Local linear coverage will play a major role in marketing. Rugby United New York announced a deal with SportsNet New York in January, and the Seattle Seawolves, the inaugural season champions, will again air local games on Root Sports Northwest.

“I’m really pushing viewership on Root,” said Shane Skinner, principal owner of the Seawolves. “Part of the deal is that we can run ads, not ads just during our games but ads during Mariners games.” 

The Houston SaberCats will move into the new 3,500-seat Aveva Stadium in March.
Photo: getty images

Another deal in Seattle, with A-B InBev-owned Elysian Brewery, also aims to ingrain the Seawolves into the local pro sports pantheon. The brewery will develop a Seawolves-branded beer, just as it does with the NFL Seahawks.

“Sports is very much a local product, and to be strong, it has to be something that literally influences the behavior of fans and athletes alike,” Howes said.

The league is hoping to average 4,000 per game for 2019. Last season’s average attendance was about 3,000 per game. 

The Seawolves led the league in attendance last year, and have sold 2,600 season tickets at the 3,100-capacity Starfire Stadium, up from 1,700 last year, Skinner said in an interview prior to the season opener. Also, they sold a jersey sponsorship to Virginia Mason Health System and other top-line deals with BECU credit union and Washington Federal bank.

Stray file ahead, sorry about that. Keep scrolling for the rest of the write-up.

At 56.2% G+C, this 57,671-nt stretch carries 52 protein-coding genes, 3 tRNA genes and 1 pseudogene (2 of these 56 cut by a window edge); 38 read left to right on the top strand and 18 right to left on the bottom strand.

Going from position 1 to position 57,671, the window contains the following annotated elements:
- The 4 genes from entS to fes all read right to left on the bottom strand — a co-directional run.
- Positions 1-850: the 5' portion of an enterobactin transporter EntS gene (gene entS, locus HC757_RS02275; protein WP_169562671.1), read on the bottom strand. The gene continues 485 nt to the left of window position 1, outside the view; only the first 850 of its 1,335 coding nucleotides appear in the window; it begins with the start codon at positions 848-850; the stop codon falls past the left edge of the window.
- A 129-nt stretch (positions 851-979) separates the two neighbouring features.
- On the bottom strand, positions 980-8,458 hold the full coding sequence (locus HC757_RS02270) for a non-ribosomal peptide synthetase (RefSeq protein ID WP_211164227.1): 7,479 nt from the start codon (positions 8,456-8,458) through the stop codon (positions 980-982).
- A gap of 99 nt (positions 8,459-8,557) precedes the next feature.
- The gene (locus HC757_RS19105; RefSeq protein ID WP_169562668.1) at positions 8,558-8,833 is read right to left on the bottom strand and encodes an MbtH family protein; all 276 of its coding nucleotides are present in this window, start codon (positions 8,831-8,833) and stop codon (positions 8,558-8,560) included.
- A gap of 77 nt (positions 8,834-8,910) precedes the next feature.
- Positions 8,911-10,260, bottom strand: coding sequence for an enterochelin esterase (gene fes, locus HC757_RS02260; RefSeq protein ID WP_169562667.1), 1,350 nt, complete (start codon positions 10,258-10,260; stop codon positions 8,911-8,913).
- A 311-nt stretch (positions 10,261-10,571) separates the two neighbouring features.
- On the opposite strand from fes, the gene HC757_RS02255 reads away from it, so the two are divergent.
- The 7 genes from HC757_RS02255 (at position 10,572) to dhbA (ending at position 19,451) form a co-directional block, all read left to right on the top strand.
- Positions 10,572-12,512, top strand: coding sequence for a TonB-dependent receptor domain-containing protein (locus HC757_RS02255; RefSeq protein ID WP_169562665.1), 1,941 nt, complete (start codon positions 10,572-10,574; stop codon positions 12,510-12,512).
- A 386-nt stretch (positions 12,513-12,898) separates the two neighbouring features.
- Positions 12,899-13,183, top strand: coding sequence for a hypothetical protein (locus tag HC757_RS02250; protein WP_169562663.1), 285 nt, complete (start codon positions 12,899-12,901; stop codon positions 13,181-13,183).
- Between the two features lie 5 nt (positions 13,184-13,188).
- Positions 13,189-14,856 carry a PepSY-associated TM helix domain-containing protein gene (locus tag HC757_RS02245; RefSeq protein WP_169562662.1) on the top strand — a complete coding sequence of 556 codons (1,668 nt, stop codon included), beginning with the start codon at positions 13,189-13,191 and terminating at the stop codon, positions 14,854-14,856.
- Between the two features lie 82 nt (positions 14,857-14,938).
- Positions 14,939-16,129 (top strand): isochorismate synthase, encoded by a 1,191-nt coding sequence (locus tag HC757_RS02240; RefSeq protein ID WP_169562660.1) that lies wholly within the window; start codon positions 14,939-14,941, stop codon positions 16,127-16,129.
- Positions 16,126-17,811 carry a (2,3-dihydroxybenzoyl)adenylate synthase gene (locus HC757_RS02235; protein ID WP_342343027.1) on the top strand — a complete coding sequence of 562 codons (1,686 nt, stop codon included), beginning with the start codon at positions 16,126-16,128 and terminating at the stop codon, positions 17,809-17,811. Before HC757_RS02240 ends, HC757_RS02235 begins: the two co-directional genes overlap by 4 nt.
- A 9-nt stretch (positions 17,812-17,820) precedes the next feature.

But not every team is as solid as the reigning champs in Seattle, or has as much upside as New York, where there are 398 local rugby clubs and a robust community of Irish and British expats. Some rugby insiders suggest some clubs will struggle to stay afloat on their own.

Howes promises that every club will survive 2019. 

“There is no league, even the strongest, that doesn’t have a gap between the top and the bottom on the financial strength of a particular owner,” he said. “It’s very evident in baseball and other top places. But we are in good shape for 2019.” 

The league is a single entity, and 13 shareholders share the risk. (Clubs in Atlanta, Boston, Dallas and Washington, D.C., have joined the league with plans to begin competing in 2020.)

“Our strongest member is highly incentivized to make sure the other members that may not have that strength get the right partners and are able to be successful,” Howes said.  

Many rugby enthusiasts continue to hope for their sport to lure an exceptionally wealthy investor who could bankroll extended losses, like Phil Anschutz or Lamar Hunt did for Major League Soccer — someone like former Indiana University rugby player Mark Cuban, for instance. But Howes said the league does not believe it needs additional capital partners. 

MLR owners and investors want to make money, but the entire sport is rooting for its success, said Paul Santinelli, a USA Rugby board member. Right now, the USA national team is on the upswing, but its development is limited because potential stars have so few places to play at a level above amateur clubs.

“I think it is incredibly important that the professional game grows over the next three years,” Santinelli said. “It is the ability to slot in players above club rugby and below the high-performance national team that we need to succeed.”